If you're having a hard time wrapping your mind around the concept that vital information would be withheld from key congressional defense/intelligence committees -- which can't make informed recommendations without such data -- while thousands of low-level civilian government and military employees had access to the data, you should listen to the interview; it's enough to make your blood boil if you're an American. Here is the link to the WABC-77 radio podcast of the interview, which is about 10 minutes in length. (You can also download the interview; see the WABC archive page for the John Batchelor Show, 10 PM segment, Monday.)

So the bizarre way in which access to the diplomatic dispatches was meted out helped blind U.S. decision-makers just as surely as turf-protecting at government agencies had done in earlier years -- a problem that the shared network was meant to solve! That, I submit, is the biggest surprise to emerge thus far from the Wikileaks documents dump.

Yet the revelation doesn't fully explain why the U.S. military and executive and congressional branches have consistently made bad calls on Pakistan because this has been going on for more than a half century -- ever since the U.S. first became involved with Pakistan. Yet these bad calls weren't seen as such until NATO floundered in Afghanistan. That finally put a crimp in the style of Washington's anti-Russia crowd but over decades the crowd and its counterpart in Europe looked the other way while Pakistan ran riot because they saw the country as a weapon first against the Soviet Union then against Russia.

Joe Biden, the original co-sponsor of the Enhanced Partnership with Pakistan Act of 2009, has always been part of the 'Get Russia' contingent in official Washington. I am not sure about Lugar. But one only needs to read his profile at Wikipedia or the transcript of his recent discussion at the Council of Foreign Relations, to see how he has prioritized his work on defense threats during his decades in Washington. This observation isn't a criticism of his focus on securing Russian nukes and reducing the number of nuclear weapons but that area of defense is clearly his greatest area of expertise, not Pakistan.

Lugar's situation is the story of all U.S. Members of Congress; they are pulled in several directions, so it's always a great accomplishment when a congressional can become expert in just one area of policy. That, plus the hyphenated aspect of how Washington perennially views Pakistan has meant there are no Pakistan experts in the Washington policy establishment. It's never been "Pakistan" in Washington's view. It's been Pakistan-Cold War, Pakistan-Afghanistan, Pakistan-Russia, Pakistan-War on Terror -- and since 2009, Pakistan-India.

The upshot was clear in Lugar's wide-ranging discussion at CFR and the questions that were put to him. He made only a glancing mention of Pakistan:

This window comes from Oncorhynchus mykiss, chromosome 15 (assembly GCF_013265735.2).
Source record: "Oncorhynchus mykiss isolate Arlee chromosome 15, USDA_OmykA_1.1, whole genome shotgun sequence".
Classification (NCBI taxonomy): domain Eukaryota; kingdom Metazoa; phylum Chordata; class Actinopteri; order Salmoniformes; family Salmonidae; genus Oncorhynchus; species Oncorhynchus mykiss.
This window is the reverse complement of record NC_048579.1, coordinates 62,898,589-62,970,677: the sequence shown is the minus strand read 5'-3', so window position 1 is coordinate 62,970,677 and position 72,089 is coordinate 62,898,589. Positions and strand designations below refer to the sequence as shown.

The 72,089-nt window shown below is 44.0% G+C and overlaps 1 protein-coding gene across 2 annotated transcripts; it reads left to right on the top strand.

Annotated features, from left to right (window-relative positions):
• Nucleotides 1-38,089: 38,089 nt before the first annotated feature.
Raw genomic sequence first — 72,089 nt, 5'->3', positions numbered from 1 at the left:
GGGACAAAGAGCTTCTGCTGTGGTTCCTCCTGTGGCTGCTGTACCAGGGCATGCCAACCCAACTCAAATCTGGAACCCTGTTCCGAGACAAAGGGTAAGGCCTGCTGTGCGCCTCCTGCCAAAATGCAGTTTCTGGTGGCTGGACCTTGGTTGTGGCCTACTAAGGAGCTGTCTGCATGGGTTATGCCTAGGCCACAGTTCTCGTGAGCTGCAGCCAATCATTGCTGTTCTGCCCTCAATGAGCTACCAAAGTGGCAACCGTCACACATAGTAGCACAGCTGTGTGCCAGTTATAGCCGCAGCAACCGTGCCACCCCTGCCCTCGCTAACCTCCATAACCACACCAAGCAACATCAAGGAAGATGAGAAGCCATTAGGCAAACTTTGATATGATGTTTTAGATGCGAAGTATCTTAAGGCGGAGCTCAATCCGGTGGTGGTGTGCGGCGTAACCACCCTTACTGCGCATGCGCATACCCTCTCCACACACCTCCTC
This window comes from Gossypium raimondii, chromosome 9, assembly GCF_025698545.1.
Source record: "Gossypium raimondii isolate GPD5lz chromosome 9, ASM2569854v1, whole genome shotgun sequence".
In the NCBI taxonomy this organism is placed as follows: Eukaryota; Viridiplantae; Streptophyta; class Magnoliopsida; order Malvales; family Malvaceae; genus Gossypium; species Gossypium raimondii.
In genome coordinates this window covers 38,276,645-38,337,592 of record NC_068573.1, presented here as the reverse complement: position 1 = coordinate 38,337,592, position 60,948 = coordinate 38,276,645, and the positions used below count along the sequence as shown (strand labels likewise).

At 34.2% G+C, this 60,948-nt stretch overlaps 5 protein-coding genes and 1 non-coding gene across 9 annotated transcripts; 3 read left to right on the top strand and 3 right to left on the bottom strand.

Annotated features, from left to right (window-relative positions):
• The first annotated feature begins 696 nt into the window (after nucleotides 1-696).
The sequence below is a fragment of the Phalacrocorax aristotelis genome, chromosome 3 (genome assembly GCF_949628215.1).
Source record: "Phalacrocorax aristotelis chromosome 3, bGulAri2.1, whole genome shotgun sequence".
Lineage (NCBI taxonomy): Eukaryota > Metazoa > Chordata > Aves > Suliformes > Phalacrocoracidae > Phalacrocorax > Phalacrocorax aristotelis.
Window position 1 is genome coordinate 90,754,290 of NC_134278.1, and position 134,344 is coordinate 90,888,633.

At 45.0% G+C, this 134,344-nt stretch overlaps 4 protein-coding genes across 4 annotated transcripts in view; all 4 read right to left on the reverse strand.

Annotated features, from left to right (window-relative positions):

Where is our aid money going? How are we effecting these changes in Afghanistan that we want with regard to children or women or everybody who has been in the dispossessed category? And the -- those are going to be more and more difficult issues to answer.

It's the same over on the Pakistani side.

You know, I've -- my name is attached -- first of all it was the Biden-Lugar bill, then it became the Kerry-Lugar bill, then the Kerry-Lugar-Berman bill. But in any event, the excitement of Pakistan at the time was that $1.5 billion would be allocated to Pakistan for a five-year period.

And that was magic, five years; the thought was we'd always leave by the end of five months. But we would be committed to thinking through the basic institutions of the country for that period of time.

However, as Secretary Clinton found when she went over, many of the military people in Pakistan took a very dim view of that, and they said, you're beginning to get into our territory of decision-making. And so now most of them have relented.

But the facts of life are that very little of the first 1.5 billion (dollars) has been spent, for the first year. And some of it has been suggested for the flood relief.

The Pakistanis have said, no, we really want to do the schools and the basic institutions; let's have some other money for the flood. Well, fair enough, but any money getting there that is -- that is supervised, that has some credibility with regard to American taxpayers as to how it's being spent, is sort of hard to come by.
Two months after his remarks came the news that even the first small disbursements were already in trouble due to charges of corruption. Because aid monies disbursed to the Pakistani government become the sovereign property of the government and thus immune to oversight the 2009 aid bill aimed to get around the problem by disbursing the money to NGOs. The workaround simply opened another avenue for graft:
Probe into Kerry-Lugar funds' embezzlement by NGOs in Pakistan